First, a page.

• Tom Herman

Launch Products And Services WITH Customers, Not AT Them

As marketing teacher and author, Seth Godin states: "Don't find customers for your products, find products for your customers." The meaning here is simple. Focus on the needs of your customers and create products and services that fulfill those needs.


Another way to convey this point is to launch products and services with your customers rather than at your customers. This is often referred to as co-creation. By definition, co-creation is the act and process of inviting customers, clients, or stakeholders to participate in creating or improving a product or process, resulting in a mutually valued outcome. Think of co-creation as a way to collaborate with your customers to create the products and services they need. And to maximize the impact, communicate, and collaborate with your Apex customers. These are your most impactful customers - those who truly move the needle for your organization.


There are many reasons that co-creation benefits businesses of all sizes. Here are several of the primary benefits:


  1. Minimizes risk. Collaborating with your best customers to create products and services greatly reduces the risks that typically accompany new product introduction.

  2. Increases customer satisfaction. Products and services designed with your best customers' input and feedback deliver greater customer satisfaction and a better overall brand experience.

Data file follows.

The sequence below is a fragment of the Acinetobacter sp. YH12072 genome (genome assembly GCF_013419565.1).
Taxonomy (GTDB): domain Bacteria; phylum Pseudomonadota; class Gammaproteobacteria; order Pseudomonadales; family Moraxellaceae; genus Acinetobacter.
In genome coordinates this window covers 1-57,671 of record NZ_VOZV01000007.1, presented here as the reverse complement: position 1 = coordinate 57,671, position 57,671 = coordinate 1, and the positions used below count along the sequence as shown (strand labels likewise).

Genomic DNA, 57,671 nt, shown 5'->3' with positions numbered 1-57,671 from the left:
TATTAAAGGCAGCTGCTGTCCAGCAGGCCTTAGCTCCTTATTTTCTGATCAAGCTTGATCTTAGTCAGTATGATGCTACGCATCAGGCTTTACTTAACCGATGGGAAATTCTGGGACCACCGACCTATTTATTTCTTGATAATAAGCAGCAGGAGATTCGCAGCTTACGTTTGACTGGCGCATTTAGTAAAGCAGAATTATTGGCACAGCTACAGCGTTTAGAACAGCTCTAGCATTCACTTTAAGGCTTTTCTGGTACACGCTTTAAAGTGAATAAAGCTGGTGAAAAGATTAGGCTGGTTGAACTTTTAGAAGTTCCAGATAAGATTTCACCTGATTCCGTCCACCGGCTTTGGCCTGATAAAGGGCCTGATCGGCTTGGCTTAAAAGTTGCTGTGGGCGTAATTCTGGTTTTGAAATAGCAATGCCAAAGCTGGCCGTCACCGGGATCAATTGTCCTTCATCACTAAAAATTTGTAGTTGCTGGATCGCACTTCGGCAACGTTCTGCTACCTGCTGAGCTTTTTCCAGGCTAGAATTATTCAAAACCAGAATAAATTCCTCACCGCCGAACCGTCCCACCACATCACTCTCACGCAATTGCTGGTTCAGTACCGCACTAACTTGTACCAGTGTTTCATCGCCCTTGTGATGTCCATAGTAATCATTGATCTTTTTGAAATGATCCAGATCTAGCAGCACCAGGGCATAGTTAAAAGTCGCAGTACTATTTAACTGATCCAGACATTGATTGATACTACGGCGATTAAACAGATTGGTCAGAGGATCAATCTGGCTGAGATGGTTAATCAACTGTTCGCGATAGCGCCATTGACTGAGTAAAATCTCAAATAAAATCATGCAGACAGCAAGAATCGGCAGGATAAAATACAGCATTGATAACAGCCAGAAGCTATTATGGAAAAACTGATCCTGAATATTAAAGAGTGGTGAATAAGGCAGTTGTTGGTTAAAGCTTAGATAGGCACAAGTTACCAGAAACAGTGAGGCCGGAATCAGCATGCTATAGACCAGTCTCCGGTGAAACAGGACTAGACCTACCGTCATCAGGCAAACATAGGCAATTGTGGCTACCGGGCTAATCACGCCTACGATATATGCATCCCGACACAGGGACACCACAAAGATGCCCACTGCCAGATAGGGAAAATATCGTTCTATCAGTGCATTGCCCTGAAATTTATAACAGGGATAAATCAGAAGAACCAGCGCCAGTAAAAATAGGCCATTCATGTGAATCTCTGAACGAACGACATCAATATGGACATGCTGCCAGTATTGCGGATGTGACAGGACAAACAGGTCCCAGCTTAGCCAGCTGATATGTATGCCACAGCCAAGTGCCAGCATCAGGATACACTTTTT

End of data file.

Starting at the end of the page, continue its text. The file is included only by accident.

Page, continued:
3. Ensures innovations deliver value. Innovation absent customer involvement and input can be a costly and fruitless exercise. Conversely, innovations built on customer collaboration have a much higher probability of bottom-line success.

  4. Creates a competitive advantage. Collaborating with your best customers leads to successful products and services, continuous improvement, and differentiation from your competitors.


It's critical to understand that customers want to be heard, recognized, and feel valued. They become personally invested in the companies and brands they love and many will gladly offer their input and feedback if they know their voice will be heard and acted upon.


The benefits of customer co-creation seem undeniable, yet many companies forego this approach in favor of gut instinct or guessing, which, while expedient, is fraught with risk and uncertainty.


Granted, a deliberate co-creation strategy requires time and resources, but the benefits far outweigh the costs. Customer co-creation results in better products and services, more engaged and satisfied customers, and an energized organization with a healthier bottom line.